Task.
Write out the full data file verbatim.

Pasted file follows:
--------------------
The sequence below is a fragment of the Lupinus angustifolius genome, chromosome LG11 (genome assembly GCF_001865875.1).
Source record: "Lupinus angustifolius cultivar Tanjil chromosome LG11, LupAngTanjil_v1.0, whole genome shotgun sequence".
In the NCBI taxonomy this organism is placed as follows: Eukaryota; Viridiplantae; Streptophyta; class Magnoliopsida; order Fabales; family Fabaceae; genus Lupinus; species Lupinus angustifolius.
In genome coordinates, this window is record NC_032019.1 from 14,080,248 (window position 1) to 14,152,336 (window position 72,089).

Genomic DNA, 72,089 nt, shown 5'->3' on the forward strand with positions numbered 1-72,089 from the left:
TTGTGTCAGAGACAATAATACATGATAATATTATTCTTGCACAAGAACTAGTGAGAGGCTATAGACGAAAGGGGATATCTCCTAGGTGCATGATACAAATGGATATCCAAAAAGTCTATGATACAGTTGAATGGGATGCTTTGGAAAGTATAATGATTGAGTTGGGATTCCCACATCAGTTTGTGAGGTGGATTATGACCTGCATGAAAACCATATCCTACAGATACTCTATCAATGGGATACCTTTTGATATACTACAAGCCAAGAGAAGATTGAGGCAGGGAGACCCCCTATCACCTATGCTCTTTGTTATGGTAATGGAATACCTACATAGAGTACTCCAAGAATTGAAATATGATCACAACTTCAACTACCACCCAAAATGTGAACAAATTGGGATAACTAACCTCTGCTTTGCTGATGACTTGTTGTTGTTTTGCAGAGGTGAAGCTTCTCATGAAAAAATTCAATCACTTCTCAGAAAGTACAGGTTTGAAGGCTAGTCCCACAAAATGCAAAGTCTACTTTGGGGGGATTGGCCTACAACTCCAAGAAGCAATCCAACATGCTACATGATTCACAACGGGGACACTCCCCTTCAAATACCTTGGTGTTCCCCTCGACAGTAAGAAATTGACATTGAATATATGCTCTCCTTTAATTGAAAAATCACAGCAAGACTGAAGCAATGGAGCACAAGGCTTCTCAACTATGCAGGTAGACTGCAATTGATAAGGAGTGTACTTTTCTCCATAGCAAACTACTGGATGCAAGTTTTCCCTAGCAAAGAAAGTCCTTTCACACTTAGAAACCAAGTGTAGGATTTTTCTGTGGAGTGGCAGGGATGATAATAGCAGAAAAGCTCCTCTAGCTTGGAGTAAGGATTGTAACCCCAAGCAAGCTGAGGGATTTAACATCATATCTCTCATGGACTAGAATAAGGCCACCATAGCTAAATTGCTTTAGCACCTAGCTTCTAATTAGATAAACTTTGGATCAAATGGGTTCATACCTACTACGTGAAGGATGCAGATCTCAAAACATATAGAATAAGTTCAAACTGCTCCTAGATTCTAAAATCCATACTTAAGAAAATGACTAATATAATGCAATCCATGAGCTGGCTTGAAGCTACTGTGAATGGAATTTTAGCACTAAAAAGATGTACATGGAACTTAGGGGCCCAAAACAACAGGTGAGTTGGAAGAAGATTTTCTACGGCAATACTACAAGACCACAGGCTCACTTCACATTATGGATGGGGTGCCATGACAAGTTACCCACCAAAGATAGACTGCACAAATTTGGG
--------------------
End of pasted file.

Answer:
The sequence below is a fragment of the Lupinus angustifolius genome, chromosome LG11 (genome assembly GCF_001865875.1).
Source record: "Lupinus angustifolius cultivar Tanjil chromosome LG11, LupAngTanjil_v1.0, whole genome shotgun sequence".
In the NCBI taxonomy this organism is placed as follows: Eukaryota; Viridiplantae; Streptophyta; class Magnoliopsida; order Fabales; family Fabaceae; genus Lupinus; species Lupinus angustifolius.
In genome coordinates, this window is record NC_032019.1 from 14,080,248 (window position 1) to 14,152,336 (window position 72,089).

Genomic DNA, 72,089 nt, shown 5'->3' on the forward strand with positions numbered 1-72,089 from the left:
TTGTGTCAGAGACAATAATACATGATAATATTATTCTTGCACAAGAACTAGTGAGAGGCTATAGACGAAAGGGGATATCTCCTAGGTGCATGATACAAATGGATATCCAAAAAGTCTATGATACAGTTGAATGGGATGCTTTGGAAAGTATAATGATTGAGTTGGGATTCCCACATCAGTTTGTGAGGTGGATTATGACCTGCATGAAAACCATATCCTACAGATACTCTATCAATGGGATACCTTTTGATATACTACAAGCCAAGAGAAGATTGAGGCAGGGAGACCCCCTATCACCTATGCTCTTTGTTATGGTAATGGAATACCTACATAGAGTACTCCAAGAATTGAAATATGATCACAACTTCAACTACCACCCAAAATGTGAACAAATTGGGATAACTAACCTCTGCTTTGCTGATGACTTGTTGTTGTTTTGCAGAGGTGAAGCTTCTCATGAAAAAATTCAATCACTTCTCAGAAAGTACAGGTTTGAAGGCTAGTCCCACAAAATGCAAAGTCTACTTTGGGGGGATTGGCCTACAACTCCAAGAAGCAATCCAACATGCTACATGATTCACAACGGGGACACTCCCCTTCAAATACCTTGGTGTTCCCCTCGACAGTAAGAAATTGACATTGAATATATGCTCTCCTTTAATTGAAAAATCACAGCAAGACTGAAGCAATGGAGCACAAGGCTTCTCAACTATGCAGGTAGACTGCAATTGATAAGGAGTGTACTTTTCTCCATAGCAAACTACTGGATGCAAGTTTTCCCTAGCAAAGAAAGTCCTTTCACACTTAGAAACCAAGTGTAGGATTTTTCTGTGGAGTGGCAGGGATGATAATAGCAGAAAAGCTCCTCTAGCTTGGAGTAAGGATTGTAACCCCAAGCAAGCTGAGGGATTTAACATCATATCTCTCATGGACTAGAATAAGGCCACCATAGCTAAATTGCTTTAGCACCTAGCTTCTAATTAGATAAACTTTGGATCAAATGGGTTCATACCTACTACGTGAAGGATGCAGATCTCAAAACATATAGAATAAGTTCAAACTGCTCCTAGATTCTAAAATCCATACTTAAGAAAATGACTAATATAATGCAATCCATGAGCTGGCTTGAAGCTACTGTGAATGGAATTTTAGCACTAAAAAGATGTACATGGAACTTAGGGGCCCAAAACAACAGGTGAGTTGGAAGAAGATTTTCTACGGCAATACTACAAGACCACAGGCTCACTTCACATTATGGATGGGGTGCCATGACAAGTTACCCACCAAAGATAGACTGCACAAATTTGGG